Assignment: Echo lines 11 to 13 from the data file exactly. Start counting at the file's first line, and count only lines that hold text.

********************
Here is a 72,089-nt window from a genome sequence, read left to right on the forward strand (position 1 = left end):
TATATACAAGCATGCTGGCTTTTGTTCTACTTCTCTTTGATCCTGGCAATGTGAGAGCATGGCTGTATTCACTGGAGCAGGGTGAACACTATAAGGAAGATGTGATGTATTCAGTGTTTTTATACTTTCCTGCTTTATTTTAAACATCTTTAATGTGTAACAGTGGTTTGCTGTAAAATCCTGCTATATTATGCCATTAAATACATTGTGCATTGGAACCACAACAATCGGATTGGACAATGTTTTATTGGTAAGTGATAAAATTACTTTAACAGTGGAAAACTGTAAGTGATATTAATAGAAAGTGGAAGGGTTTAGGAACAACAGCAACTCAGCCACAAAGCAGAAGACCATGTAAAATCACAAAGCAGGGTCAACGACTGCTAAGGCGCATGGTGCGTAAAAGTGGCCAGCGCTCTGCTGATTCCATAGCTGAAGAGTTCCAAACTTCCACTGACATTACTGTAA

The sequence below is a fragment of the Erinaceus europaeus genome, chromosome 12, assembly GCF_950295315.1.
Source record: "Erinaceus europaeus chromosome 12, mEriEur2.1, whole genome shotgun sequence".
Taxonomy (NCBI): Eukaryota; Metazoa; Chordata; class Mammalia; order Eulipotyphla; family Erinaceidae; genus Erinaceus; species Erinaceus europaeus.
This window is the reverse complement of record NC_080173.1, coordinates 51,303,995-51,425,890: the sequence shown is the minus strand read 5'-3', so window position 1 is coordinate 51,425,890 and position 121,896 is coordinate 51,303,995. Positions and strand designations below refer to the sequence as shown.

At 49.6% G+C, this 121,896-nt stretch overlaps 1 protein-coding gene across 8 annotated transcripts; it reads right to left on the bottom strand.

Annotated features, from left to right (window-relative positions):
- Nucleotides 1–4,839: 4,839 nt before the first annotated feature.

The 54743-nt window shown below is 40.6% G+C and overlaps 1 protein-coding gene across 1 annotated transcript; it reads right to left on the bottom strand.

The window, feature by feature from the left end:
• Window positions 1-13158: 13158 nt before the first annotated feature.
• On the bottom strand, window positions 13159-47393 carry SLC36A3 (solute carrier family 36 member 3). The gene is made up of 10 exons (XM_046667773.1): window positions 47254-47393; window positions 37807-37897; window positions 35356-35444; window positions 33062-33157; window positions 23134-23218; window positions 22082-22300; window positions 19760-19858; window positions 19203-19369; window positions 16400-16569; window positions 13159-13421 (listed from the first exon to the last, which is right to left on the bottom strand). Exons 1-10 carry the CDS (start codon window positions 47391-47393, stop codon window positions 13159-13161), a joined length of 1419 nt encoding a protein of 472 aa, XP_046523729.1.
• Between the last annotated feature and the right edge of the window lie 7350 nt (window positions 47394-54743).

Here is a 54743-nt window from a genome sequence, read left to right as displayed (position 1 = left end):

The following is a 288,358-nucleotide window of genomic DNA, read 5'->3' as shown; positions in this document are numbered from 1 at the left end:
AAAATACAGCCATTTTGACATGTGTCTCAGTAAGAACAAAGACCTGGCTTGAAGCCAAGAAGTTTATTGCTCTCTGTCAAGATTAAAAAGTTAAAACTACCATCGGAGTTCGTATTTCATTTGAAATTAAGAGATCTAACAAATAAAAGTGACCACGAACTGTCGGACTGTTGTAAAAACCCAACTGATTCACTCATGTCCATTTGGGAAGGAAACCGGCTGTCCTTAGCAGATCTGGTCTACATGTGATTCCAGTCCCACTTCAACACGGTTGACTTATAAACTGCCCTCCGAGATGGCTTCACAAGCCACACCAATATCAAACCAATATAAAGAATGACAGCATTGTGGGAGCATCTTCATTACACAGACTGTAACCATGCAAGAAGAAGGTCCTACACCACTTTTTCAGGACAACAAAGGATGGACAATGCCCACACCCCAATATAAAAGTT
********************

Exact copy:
The window, feature by feature from the left end:
• Window positions 1-13158: 13158 nt before the first annotated feature.
• On the bottom strand, window positions 13159-47393 carry SLC36A3 (solute carrier family 36 member 3). The gene is made up of 10 exons (XM_046667773.1): window positions 47254-47393; window positions 37807-37897; window positions 35356-35444; window positions 33062-33157; window positions 23134-23218; window positions 22082-22300; window positions 19760-19858; window positions 19203-19369; window positions 16400-16569; window positions 13159-13421 (listed from the first exon to the last, which is right to left on the bottom strand). Exons 1-10 carry the CDS (start codon window positions 47391-47393, stop codon window positions 13159-13161), a joined length of 1419 nt encoding a protein of 472 aa, XP_046523729.1.